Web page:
The high-rise building presents several unique challenges not found in traditional low-rise buildings; longer egress times and distance, evacuation strategies, fire department accessibility, smoke movement and fire control. The multiple floors of a high-rise building create the cumulative effect of requiring great numbers of persons to travel great vertical distances on stairs in order to evacuate the building.
High-rise buildings have garnered significant attention in the fire safety world over the years. The public, code bodies, local, regional and federal governments, as well as the design, build, and ownership communities are all affected by high-rise building safety. Organizations such as NFPA continue to provide resources to help ensure occupant and property protection during the time of a fire in a high-rise building.
The management of building occupants within high-rise buildings is a primary concern during emergencies. While procedures for fire evacuation have been developed and adopted by major fire and emergency services throughout North America, there remains considerable variation in practice in the field. Download a free copy of "Guidelines to Developing Emergency Action Plans for All-Hazard Emergencies in High-Rise Office Buildings" (PDF, 1.5. MB), developed by NFPA's High-Rise Building Safety Advisory Committee.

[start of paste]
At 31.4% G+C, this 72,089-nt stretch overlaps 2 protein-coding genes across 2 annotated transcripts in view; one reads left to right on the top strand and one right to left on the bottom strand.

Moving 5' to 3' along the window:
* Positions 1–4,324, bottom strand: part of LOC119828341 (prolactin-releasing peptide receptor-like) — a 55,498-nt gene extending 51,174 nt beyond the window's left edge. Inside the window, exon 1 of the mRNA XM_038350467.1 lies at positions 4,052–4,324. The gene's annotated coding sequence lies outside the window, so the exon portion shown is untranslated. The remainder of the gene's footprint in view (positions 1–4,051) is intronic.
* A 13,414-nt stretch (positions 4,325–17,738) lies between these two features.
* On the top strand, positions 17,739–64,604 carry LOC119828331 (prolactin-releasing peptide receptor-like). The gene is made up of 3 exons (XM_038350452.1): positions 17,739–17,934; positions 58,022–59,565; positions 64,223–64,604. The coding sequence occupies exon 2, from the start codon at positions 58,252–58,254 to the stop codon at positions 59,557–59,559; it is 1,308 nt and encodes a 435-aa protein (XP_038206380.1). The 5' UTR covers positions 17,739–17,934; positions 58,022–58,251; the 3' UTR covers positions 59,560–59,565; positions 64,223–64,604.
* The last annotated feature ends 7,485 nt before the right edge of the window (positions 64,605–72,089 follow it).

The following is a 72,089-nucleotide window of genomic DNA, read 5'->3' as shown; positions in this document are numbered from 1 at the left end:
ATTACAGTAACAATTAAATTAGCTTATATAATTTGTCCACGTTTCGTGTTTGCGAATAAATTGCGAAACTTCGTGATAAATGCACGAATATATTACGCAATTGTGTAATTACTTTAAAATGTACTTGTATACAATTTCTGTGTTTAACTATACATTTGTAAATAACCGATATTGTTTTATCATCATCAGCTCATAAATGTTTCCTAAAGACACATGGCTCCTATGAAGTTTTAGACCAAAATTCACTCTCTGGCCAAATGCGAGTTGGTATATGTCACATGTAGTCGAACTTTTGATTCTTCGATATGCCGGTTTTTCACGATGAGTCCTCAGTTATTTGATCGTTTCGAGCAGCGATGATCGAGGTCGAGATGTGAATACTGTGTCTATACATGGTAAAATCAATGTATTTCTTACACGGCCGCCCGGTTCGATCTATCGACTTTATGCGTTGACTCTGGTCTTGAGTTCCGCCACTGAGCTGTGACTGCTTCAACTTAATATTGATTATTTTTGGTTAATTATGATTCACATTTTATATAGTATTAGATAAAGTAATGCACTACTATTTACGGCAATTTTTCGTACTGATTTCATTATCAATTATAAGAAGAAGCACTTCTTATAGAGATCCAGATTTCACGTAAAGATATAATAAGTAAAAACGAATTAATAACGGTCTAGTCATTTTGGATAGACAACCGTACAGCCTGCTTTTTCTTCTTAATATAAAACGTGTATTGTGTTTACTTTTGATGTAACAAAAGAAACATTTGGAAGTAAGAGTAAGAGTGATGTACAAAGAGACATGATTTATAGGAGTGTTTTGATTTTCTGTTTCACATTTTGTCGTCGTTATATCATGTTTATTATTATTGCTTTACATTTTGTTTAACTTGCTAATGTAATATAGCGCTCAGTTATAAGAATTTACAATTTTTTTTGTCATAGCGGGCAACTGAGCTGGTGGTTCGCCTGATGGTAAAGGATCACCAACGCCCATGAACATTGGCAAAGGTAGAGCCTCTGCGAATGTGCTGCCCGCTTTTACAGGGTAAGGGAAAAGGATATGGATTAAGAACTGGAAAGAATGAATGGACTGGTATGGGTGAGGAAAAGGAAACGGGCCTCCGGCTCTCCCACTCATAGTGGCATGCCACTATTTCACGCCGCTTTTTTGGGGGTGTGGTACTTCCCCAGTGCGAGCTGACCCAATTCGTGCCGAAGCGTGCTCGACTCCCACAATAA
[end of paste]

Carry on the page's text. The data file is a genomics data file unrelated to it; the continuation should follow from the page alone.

Evacuation and planning information
High-Rise Building Fires: In 2007-2011, an estimated 15,400 reported high-rise structure fires per year resulted in associated losses of 46 civilian deaths, 530 civilian injuries, and $219 million in direct property damage per year. An estimated 3% of all 2007-2011 reported structure fires were in high-rise buildings.
NFPA video: High-Rise Evacuation
High-rise office buildings are designed to be safe, but if a full-scale evacuation is required, employees need to be ready to act quickly and take responsibility for their own safety. Learn more about NFPA's High-Rise Evacuation video.